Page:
# Have the concept - but need help to express it mathematically (object avoidance)

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Hey guys, I'm trying to avoid the red object for my 3d space sim/rts project.

I cast a ray from the starting position to the go to position.
My physics engine tells me the hit point and the normal of the triangle intersected.

My goal is to travel along the normal at the hit point (away from the obstacle), for about a quater of the obstacle's size, then travel perpendicular to the normal for about a quater of the obstacle's size (this is the green line aproximation from the start position), then re-check the ray again.

Problem is: I have no idea how to express this mathemtaically (actual formulas, math involved).

Essencially:
How do I use the normal and the hit position to get a position away from the obstacle in 3D?
When I have that position: How do I use the obstacle's center position, the hit position and size (or whatever else) to determine where to go from there?

I hope I'm not using some terms incorrectly or a faulty method... any help is greatly appreciated.

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Thinking about this a bit more: I think what it boils down to is how do I use the direction vector (the normal of the hit surface) to generate a positional vector - the new go to position?

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Rotate normal vector by 90 degrees and you'll have your green line.
I'm not sure how this would work for complex triangle meshes, but if you loop this algorithm it should manage to go around basic shapes (box, sphere, ...), I think might work for convex mesh too, just have to be sure destination isn't inside collision object.

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I think I pretty much figured it out. Googled enough vector and normal definitions online to get it to work. Not sure exactly how, did a bunch of tests and it seems fairly stable.

I've used the cross product math with the help of a "UP Y" vector and hte normal so I'm guessing this is what you are refering to.

Anyway it seems to work

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You can still get stuck in concave obstacles.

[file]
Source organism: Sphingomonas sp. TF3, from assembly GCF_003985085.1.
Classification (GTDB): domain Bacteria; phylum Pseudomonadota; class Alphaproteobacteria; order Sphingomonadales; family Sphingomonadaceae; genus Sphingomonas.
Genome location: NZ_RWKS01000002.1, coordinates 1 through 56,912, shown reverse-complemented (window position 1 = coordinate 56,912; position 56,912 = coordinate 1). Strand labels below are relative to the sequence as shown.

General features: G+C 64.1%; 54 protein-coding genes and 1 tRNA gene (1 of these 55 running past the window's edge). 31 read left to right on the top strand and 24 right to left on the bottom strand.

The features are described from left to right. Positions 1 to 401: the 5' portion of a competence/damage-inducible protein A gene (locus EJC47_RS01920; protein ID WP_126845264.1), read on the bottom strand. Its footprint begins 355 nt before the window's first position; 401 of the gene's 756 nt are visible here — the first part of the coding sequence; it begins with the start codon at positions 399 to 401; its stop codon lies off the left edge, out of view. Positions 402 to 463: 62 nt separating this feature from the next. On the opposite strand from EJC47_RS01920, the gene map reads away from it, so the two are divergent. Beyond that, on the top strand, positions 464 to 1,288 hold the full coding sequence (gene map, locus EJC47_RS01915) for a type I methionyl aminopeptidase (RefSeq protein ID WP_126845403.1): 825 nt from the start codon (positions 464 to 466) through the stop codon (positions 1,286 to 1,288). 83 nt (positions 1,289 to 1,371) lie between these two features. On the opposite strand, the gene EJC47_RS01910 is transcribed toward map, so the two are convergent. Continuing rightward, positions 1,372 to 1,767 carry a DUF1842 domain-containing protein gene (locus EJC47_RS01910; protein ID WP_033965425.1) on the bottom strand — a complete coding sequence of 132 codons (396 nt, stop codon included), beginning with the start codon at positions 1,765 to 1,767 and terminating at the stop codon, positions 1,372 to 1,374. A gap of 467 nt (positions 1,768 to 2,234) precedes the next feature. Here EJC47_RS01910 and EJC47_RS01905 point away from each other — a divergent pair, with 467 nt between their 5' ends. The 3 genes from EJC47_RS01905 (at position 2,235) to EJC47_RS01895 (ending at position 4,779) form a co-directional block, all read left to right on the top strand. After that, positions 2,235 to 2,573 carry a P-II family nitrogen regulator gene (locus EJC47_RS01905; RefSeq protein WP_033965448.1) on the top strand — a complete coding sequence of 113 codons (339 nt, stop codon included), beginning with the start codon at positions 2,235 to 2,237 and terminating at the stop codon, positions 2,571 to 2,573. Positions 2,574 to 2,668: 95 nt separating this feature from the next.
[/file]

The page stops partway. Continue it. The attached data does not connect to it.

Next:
Suppose you have a more or less spherical cave with one small opening; you are inside, near the bottom, and you suddenly want to go somewhere beyond the bottom of the cave.
The correct pathfinding would be exiting the cave, directly away from the target location, then turning sideways and navigating around the more or less convex exterior of the cave.
Instead, your algorithm makes you follow the interior of the cave, more or less tangent to the interior surface, for a little while; then the direction of the movement, instead of following the cave (which would be longer than the shortest path but acceptable), turns back because you are on the opposite side of your target. You mill around near the interior point of the cave that is closest to the destination, never leaving the cave because you never come close to the exit.

Maybe you can decompose the free space into convex regions and treat the borders between such regions as portals that your path has to cross; in the cave example, you would figure out that you have to reach the cave entrance first and not re-enter the cave after you pass it (as if it were a solid obstacle).

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Good points, but I don't think i have to worry too much, if there's a hollow asteroid or some such then the player can manually fly in and fly out. The AI won't have to do any sort of complex path finding, just mostly obstacle avoidance.

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Obstacle avoidance can be achieved with steering behaviors.
http://www.red3d.com/cwr/steer/

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